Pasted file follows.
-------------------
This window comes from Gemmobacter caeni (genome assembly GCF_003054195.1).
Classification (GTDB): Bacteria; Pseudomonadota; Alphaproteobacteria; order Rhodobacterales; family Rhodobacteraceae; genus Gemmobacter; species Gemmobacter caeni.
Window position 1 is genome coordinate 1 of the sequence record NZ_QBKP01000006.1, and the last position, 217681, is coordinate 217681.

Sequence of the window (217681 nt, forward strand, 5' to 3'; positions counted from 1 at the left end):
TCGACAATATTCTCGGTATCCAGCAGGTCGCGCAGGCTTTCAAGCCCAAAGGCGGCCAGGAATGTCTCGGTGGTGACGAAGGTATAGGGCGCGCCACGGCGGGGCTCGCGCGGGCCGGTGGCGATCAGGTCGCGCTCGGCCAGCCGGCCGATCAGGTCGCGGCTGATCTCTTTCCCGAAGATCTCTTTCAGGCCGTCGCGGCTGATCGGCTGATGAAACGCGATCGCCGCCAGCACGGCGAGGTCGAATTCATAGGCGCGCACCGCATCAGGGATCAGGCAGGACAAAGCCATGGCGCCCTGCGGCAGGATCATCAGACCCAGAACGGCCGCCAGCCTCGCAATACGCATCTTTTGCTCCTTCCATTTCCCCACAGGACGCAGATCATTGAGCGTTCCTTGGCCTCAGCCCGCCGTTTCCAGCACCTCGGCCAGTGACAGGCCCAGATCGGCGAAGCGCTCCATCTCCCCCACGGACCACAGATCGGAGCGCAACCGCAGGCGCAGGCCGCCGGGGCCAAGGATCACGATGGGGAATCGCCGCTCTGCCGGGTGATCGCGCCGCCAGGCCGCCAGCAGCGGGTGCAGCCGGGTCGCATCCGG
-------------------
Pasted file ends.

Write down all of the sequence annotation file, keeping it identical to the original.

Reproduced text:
This window comes from Gemmobacter caeni (genome assembly GCF_003054195.1).
Classification (GTDB): Bacteria; Pseudomonadota; Alphaproteobacteria; order Rhodobacterales; family Rhodobacteraceae; genus Gemmobacter; species Gemmobacter caeni.
Window position 1 is genome coordinate 1 of the sequence record NZ_QBKP01000006.1, and the last position, 217681, is coordinate 217681.

Sequence of the window (217681 nt, forward strand, 5' to 3'; positions counted from 1 at the left end):
TCGACAATATTCTCGGTATCCAGCAGGTCGCGCAGGCTTTCAAGCCCAAAGGCGGCCAGGAATGTCTCGGTGGTGACGAAGGTATAGGGCGCGCCACGGCGGGGCTCGCGCGGGCCGGTGGCGATCAGGTCGCGCTCGGCCAGCCGGCCGATCAGGTCGCGGCTGATCTCTTTCCCGAAGATCTCTTTCAGGCCGTCGCGGCTGATCGGCTGATGAAACGCGATCGCCGCCAGCACGGCGAGGTCGAATTCATAGGCGCGCACCGCATCAGGGATCAGGCAGGACAAAGCCATGGCGCCCTGCGGCAGGATCATCAGACCCAGAACGGCCGCCAGCCTCGCAATACGCATCTTTTGCTCCTTCCATTTCCCCACAGGACGCAGATCATTGAGCGTTCCTTGGCCTCAGCCCGCCGTTTCCAGCACCTCGGCCAGTGACAGGCCCAGATCGGCGAAGCGCTCCATCTCCCCCACGGACCACAGATCGGAGCGCAACCGCAGGCGCAGGCCGCCGGGGCCAAGGATCACGATGGGGAATCGCCGCTCTGCCGGGTGATCGCGCCGCCAGGCCGCCAGCAGCGGGTGCAGCCGGGTCGCATCCGG